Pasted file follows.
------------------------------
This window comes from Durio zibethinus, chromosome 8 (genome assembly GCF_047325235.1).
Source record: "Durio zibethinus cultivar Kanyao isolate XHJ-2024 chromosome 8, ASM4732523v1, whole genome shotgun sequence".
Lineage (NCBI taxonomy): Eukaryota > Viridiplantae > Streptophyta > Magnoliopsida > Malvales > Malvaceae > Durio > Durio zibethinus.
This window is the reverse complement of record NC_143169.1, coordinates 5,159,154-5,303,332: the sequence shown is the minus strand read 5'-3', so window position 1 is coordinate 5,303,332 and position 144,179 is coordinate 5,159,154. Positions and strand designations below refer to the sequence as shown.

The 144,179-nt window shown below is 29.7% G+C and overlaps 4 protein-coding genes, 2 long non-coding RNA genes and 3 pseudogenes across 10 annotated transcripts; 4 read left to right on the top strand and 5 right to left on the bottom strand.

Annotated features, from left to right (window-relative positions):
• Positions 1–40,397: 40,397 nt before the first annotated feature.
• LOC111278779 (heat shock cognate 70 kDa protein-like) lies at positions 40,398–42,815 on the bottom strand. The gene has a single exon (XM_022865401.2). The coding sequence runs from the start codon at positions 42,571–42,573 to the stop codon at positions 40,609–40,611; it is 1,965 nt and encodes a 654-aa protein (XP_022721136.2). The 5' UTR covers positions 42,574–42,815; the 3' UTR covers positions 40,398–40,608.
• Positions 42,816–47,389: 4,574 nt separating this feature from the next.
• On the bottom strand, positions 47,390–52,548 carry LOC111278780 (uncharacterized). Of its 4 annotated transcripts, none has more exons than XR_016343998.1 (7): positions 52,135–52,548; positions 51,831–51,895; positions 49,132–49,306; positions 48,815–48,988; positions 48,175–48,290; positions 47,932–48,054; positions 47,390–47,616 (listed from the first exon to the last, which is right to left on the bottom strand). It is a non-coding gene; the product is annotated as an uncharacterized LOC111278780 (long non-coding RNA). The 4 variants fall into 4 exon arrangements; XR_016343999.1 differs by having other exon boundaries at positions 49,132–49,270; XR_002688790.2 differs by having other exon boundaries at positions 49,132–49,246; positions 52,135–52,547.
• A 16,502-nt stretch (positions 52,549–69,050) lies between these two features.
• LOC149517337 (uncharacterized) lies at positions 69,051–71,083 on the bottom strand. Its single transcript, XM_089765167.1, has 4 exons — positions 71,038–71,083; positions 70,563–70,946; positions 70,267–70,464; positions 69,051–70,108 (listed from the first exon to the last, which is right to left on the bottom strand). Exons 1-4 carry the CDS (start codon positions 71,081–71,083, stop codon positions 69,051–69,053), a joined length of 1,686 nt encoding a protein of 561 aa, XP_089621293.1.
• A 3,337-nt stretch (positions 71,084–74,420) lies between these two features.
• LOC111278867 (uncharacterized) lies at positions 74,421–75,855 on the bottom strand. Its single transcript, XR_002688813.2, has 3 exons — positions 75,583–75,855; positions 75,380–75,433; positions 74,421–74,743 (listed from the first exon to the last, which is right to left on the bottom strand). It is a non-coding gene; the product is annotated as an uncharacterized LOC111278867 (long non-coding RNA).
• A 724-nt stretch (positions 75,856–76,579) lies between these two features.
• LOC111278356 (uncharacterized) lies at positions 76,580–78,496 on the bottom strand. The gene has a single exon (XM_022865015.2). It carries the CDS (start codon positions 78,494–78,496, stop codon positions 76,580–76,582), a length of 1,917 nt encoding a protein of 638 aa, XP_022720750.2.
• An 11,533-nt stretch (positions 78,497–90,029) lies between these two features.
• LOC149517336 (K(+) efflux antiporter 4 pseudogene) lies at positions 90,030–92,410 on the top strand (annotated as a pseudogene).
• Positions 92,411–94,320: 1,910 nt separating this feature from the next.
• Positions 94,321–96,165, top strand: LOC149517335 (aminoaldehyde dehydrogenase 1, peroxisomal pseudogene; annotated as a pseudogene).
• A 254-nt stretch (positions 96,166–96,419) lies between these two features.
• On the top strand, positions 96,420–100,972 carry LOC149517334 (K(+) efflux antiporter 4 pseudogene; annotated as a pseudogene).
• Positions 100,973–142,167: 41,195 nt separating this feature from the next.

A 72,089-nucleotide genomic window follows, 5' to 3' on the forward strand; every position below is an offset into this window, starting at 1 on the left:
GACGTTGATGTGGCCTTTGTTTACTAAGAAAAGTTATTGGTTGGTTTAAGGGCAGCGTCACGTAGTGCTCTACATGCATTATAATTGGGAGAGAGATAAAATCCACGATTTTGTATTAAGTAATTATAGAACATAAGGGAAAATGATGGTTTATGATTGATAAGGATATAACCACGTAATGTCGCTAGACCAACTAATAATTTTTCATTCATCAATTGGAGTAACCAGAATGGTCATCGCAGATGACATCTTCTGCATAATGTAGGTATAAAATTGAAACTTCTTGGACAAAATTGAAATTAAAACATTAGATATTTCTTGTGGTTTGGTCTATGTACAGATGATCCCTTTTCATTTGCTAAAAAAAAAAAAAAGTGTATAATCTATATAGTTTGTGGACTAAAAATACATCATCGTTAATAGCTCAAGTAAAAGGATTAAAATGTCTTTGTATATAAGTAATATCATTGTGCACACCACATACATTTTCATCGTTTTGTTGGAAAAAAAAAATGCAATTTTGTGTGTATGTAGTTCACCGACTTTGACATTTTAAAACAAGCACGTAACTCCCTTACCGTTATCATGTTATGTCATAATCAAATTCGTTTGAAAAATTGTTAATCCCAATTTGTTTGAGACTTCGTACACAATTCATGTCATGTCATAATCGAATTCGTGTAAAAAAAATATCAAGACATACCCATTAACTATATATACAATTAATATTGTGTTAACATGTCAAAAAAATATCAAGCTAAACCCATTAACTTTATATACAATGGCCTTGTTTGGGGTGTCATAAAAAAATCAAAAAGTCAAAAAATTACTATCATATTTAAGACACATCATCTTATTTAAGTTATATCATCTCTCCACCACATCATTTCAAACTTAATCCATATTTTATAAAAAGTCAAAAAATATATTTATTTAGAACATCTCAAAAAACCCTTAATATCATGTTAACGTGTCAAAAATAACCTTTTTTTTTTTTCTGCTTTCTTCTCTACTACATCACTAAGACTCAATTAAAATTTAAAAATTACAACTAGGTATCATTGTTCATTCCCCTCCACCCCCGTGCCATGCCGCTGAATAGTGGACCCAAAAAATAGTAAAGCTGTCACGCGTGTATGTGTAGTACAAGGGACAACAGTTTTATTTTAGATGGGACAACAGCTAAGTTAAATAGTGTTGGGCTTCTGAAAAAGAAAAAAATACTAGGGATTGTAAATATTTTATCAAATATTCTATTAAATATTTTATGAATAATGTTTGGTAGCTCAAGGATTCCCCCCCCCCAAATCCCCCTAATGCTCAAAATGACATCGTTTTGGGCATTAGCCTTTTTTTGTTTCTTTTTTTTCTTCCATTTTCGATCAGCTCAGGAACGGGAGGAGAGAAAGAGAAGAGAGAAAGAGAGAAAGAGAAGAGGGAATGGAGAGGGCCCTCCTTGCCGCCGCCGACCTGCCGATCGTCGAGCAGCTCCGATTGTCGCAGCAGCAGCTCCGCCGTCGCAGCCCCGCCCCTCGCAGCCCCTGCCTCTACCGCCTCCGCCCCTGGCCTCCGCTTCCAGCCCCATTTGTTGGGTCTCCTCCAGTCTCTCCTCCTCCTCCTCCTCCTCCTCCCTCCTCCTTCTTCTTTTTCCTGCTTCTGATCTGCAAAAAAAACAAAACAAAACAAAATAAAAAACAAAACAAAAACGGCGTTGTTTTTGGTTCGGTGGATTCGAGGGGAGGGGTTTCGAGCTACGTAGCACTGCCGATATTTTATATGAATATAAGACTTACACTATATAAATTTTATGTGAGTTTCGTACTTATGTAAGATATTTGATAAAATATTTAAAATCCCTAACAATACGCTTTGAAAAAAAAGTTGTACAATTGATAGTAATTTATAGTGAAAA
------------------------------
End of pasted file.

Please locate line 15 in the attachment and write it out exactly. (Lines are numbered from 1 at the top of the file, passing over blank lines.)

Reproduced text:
• A 724-nt stretch (positions 75,856–76,579) lies between these two features.